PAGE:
- Intuitive UI that’s easy to use
- Reliable connection speeds
- Compatible with several device types
Of course, no VPN is without its flaws and Opera VPN might have more than its fair share. Below are some of the biggest grievances that we experienced when using the Opera web browser.
- Limited server locations
- Poor, inaccessible customer support
- No torrenting options
- Opera logs your data usage
- Vulnerable to hackers by using HTTPS/SSL encryption
Falling Short of Private
Some things are too good to be true and when it comes to free online products, that is often the case. If you aren’t paying for a product, that means you are the product. Unfortunately, Opera VPN is no exception — it collects your anonymous information and sells it to third-party advertisers, making you the product in its business model.
Opera is logging and selling your data to inform and to serve targeted advertisements. It is important to note that Opera VPN does not store the information that links you to the proxy IP address. Instead, Opera collects information about your OS and your IP address that could be used to identify your devices and, thus, you as an individual.
For this reason, those concerned with true online anonymity may not want to use Opera VPN. If privacy is what you want out of a service like this, Opera VPN is not the best VPN for you. Since it logs your data, what you are searching online is not so private after all. That’s why we recommend staying away from Opera unless anonymity isn’t your primary concern.
In cases like this, many people would opt to use the Tor browser with their VPN. However, since this service only works with the Opera browser it means that you won’t be able to combine the VPN with Tor to improve your privacy.
The Five Eyes
Technically, Opera is based on Norway. However, recently Opera came under management by Surfeasy, a Canadian VPN firm based in Toronto. This should come as a concern to privacy advocates since Canada is a participating country in the Five Eyes (FVEY) intelligence alliance.
In the aftermath of the Second World War, five of the largest anglophone world powers, including Australia, Canada, New Zealand, the United Kingdom, and the United States joined forces to create a military signals intelligence alliance. Shortly thereafter, this top secret supra-national intelligence partnership became known as the Five Eyes.
Since the 1990s, and later in 2013 following the Edward Snowden leaks, it became publicly known that the Five Eyes were engaged in intrusive international mass surveillance operations across borders. Under programs such as PRISM, X-Keyscore, and ECHELON, the domestic intelligence agencies of any FVEY country could request data, including all web browsing and traffic data, from any resident of any other participating country.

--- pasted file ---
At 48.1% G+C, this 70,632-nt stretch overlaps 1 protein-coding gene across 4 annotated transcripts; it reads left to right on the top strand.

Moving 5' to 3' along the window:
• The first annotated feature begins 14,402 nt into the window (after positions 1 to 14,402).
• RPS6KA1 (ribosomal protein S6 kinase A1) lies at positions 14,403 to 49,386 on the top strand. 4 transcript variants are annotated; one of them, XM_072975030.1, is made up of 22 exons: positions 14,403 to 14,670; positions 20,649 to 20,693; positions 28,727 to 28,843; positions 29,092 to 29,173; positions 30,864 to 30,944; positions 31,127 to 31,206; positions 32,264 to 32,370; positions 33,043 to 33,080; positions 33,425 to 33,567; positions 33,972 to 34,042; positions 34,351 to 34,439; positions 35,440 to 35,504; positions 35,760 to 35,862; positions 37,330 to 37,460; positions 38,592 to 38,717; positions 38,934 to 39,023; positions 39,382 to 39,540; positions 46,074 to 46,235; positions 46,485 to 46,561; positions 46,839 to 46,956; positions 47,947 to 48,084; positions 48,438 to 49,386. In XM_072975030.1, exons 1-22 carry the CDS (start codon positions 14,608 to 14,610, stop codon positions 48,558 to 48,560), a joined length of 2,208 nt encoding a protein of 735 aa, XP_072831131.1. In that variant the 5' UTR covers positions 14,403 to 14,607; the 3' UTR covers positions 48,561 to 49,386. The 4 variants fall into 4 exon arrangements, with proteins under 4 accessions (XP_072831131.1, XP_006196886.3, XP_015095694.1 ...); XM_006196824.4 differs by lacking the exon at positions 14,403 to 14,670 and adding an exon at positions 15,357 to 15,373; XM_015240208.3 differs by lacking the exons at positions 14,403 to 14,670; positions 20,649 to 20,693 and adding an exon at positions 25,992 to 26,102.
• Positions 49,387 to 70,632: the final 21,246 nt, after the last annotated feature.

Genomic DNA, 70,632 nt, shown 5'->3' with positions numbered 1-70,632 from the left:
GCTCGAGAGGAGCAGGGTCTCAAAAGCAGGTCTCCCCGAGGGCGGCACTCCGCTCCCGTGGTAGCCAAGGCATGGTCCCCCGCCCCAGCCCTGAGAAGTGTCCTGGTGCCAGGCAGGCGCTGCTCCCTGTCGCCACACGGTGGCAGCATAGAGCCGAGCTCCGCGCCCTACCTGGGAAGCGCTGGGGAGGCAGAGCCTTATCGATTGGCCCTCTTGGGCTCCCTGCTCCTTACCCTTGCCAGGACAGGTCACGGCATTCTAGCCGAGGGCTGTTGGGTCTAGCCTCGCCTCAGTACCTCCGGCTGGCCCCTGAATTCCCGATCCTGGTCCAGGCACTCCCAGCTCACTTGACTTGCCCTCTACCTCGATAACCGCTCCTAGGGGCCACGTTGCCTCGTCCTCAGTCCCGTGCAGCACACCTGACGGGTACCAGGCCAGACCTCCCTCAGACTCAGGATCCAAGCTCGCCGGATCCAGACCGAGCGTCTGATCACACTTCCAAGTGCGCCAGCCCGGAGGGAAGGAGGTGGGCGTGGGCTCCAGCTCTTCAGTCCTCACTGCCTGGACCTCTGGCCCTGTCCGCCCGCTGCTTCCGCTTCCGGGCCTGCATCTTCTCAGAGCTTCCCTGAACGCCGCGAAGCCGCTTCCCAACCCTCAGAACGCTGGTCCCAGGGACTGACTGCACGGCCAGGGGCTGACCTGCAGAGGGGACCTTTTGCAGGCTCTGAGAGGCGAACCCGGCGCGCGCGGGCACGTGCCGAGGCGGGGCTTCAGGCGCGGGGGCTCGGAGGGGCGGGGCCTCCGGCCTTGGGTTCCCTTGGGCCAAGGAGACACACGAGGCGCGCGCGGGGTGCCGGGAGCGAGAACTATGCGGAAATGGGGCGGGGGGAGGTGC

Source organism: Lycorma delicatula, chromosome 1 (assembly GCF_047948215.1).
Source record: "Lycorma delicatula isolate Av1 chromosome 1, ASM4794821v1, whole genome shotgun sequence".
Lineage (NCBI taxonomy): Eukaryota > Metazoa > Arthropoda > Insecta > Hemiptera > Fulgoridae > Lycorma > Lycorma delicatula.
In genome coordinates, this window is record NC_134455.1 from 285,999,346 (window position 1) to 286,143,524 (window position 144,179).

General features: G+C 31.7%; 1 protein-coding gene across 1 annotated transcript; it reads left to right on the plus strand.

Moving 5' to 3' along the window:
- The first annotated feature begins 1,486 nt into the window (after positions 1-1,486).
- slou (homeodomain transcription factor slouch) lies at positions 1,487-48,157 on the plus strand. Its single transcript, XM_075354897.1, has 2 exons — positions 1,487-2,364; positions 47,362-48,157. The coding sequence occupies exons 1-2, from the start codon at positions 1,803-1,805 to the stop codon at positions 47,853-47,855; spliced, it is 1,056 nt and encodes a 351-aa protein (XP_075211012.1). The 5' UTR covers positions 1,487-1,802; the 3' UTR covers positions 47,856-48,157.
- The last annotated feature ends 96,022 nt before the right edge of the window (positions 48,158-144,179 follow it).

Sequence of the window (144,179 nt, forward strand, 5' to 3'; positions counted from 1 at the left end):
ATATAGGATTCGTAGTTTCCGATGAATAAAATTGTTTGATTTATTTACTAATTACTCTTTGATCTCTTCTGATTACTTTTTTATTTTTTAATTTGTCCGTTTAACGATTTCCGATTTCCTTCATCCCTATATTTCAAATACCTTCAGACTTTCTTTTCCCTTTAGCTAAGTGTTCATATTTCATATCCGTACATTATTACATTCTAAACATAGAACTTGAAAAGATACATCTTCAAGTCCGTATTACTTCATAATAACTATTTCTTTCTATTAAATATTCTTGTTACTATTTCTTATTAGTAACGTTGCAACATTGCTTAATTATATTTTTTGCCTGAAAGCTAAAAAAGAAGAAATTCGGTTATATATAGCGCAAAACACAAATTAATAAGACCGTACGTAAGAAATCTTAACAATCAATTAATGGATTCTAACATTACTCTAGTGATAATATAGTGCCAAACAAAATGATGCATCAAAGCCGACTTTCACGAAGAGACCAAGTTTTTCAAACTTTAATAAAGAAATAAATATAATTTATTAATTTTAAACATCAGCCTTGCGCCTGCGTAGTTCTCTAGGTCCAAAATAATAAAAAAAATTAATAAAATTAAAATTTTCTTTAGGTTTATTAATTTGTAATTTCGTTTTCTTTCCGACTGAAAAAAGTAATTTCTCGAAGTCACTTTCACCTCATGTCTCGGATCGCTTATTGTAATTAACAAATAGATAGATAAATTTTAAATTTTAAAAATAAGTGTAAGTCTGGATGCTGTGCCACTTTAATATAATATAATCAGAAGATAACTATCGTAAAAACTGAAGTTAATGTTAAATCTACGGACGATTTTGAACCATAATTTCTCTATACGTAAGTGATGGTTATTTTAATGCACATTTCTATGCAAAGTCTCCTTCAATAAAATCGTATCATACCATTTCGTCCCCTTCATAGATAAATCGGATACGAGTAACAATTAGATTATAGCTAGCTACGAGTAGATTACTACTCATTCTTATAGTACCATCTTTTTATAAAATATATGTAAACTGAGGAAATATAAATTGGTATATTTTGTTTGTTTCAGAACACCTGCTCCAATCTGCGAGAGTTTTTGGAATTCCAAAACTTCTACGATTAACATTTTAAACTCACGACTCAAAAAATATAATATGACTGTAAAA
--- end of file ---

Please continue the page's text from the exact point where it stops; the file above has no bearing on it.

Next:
In other words, companies like Surfeasy, which are located within the borders of the FVEY alliance, are subject to state surveillance. Therefore, users should be aware that their network is vulnerable to seizure or surveillance by state actors that can freely share this information across borders.
When it comes to protecting your privacy, you want to make sure that you get your money’s worth. When it comes to Opera VPN, there is no doubt that you get more than you paid for. This is because Opera VPN is entirely free. For what you get, you really cannot find a better deal online.
Opera is one of the many secure browsers that offer a built-in proxy service for anonymous and unrestricted browsing. Its simple and sleek interface makes it a standout in a crowd of other leading VPNs and proxies that are overly technical and bulky. Among its many merits is that it is consistent and reliable, with very little network downtime.
However, Opera isn’t for everyone. The software is bogged down by a relative lack of server locations and, consequently, lackluster upload and download speeds. For this reason, it’s often not the first choice among power users who want lightning-fast connection speeds. And, unlike some of its competitors, it’s no longer available on mobile devices.
What holds us back from recommending Opera is its business model. As a free service, Opera generates revenue by offering annoying and interruptive advertisements.
Not only that, but it logs users’ data and sells it to third-party media companies that use it to create targeted hyper-personalized ads. For this reason, Opera shouldn’t be touched by those looking for a true anonymous VPN experience.
Ultimately, the casual proxy user will still enjoy using Opera. This is because Opera performs exactly as advertised: it leverages a proxy server to conceal a user’s IP address and circumvent annoying and restrictive censors and geo-blocks. Casual users, then, may find it worthwhile to give this free proxy service a test-run.